Recently, a reporter contacted me to find out if flight attendants were purposefully not getting involved in the war against reclined seats. It’s no surprise that the media is focusing on the crew’s role in the recent passenger spats over reclining seats: Is the crew doing enough to keep passengers calm? Are they overreacting? Did they really need to divert that flight? But I’m sick of being the seat recline police.
Passengers misbehaving on airplanes are not new. I’ve seen plenty of problematic passengers in the 18 years that I’ve been a flight attendant; if it’s not the food, it’s the lack of food, and if it’s not that, it might be that a seat is too small, and on and on. On my last flight a woman sat plugging her nose for an entire flight because she didn’t like the way the elderly woman beside her smelled. The point is it’s always something.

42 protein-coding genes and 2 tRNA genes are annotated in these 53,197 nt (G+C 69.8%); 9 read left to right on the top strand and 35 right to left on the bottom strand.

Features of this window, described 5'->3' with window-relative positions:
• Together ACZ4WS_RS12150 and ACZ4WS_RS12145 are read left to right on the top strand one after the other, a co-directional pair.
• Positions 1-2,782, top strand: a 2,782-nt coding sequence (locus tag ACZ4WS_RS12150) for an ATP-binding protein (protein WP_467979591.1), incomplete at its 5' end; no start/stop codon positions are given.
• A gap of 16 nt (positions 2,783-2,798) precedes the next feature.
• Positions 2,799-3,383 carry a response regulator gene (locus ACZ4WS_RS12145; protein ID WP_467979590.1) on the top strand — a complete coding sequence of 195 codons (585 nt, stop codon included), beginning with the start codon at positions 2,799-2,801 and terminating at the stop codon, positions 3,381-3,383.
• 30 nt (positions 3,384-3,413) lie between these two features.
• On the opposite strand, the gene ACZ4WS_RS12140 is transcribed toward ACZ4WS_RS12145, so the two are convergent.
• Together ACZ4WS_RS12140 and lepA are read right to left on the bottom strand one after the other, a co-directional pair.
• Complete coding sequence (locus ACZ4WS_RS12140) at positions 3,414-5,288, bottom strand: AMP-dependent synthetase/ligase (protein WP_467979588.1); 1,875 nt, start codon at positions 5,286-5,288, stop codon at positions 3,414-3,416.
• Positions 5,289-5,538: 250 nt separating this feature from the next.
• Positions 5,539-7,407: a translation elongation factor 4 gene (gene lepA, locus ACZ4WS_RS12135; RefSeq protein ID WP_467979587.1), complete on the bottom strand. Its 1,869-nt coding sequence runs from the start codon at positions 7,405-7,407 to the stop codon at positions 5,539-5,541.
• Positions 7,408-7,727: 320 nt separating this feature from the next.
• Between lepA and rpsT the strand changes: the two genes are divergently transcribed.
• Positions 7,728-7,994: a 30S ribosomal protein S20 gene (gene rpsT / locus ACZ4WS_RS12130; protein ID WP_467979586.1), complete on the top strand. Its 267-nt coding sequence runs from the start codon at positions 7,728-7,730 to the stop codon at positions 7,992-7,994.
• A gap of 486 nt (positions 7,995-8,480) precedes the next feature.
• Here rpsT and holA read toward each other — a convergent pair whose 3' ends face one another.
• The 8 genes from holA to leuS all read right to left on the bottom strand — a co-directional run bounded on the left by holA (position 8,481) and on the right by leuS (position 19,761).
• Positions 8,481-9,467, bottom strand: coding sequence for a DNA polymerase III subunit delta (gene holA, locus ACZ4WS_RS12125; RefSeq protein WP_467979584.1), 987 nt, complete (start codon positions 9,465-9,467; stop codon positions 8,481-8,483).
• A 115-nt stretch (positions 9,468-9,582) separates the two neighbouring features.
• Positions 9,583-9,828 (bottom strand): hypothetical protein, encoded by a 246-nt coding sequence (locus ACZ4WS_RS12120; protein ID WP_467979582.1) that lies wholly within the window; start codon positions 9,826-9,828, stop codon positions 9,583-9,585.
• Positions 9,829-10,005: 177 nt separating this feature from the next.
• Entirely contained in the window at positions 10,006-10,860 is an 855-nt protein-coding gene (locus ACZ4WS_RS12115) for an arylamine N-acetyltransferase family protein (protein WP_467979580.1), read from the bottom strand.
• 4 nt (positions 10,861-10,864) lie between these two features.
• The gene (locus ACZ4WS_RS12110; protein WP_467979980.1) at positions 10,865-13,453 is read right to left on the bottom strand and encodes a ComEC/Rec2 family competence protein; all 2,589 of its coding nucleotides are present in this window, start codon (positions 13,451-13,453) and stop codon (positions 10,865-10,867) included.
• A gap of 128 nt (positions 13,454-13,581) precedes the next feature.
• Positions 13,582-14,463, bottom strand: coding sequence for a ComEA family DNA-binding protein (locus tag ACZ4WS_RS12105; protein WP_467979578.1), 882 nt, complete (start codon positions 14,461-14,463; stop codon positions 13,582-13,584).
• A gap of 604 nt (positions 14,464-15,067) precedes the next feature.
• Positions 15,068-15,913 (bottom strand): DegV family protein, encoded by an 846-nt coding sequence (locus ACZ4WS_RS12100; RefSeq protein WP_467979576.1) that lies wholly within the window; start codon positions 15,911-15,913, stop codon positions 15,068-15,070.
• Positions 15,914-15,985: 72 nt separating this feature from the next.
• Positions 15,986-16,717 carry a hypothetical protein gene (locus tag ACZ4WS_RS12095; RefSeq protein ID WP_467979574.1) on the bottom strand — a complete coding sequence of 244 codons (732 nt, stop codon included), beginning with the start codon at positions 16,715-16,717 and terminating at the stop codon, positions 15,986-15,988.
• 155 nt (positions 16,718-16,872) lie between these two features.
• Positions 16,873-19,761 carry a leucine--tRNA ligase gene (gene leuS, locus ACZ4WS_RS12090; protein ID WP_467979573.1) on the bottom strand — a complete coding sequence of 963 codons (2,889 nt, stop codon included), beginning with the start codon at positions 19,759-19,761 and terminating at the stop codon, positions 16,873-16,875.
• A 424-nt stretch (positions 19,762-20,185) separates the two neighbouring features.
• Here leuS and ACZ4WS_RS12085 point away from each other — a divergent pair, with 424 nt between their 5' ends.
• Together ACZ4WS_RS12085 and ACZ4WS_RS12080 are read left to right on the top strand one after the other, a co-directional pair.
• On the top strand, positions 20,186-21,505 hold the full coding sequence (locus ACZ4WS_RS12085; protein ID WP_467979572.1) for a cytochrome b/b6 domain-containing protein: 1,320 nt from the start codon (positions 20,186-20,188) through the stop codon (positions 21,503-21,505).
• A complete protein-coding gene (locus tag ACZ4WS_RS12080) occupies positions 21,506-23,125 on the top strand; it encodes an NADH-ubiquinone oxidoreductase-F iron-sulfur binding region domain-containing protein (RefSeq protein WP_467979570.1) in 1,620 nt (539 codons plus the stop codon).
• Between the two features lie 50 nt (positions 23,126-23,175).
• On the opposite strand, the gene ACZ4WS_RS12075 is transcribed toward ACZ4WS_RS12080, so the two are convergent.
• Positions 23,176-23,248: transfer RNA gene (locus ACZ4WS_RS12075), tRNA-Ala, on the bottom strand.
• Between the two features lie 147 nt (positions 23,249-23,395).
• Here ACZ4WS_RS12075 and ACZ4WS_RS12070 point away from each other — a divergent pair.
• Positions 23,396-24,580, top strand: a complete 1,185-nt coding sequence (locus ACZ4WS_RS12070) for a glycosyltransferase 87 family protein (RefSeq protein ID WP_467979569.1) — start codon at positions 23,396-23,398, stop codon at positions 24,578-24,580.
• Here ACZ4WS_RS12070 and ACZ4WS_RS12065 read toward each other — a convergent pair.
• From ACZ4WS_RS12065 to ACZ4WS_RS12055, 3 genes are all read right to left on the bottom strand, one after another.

(This is where I should probably point out that 90 percent of these problems come from 10 percent of the people. Problem passengers tend to have a lot of problems, which they make known early on a flight.)
In both recent instances of flight interruptions over reclining seats, I assume the situation had to have been pretty bad to divert a flight. It’s expensive to land an aircraft at a different airport, and no one makes that decision lightly. After all, nobody wants to be blamed for costing the company money, and nobody wants to go in on a day off to discuss the possibility. (I wonder if taking out a row of seats is worth a few unscheduled landings each week.)
And sometimes, flight attendants may be too scared to make that call. Early in my career, I nearly had to divert a flight due to passenger misconduct. The captain asked if I wanted to, but I was a brand new flight attendant and scared to death of getting in trouble. Who was I to take responsibility for an airplane to make an unscheduled landing? I thought the pilot should make the call; he did, and we did not divert. (I still think we should have.)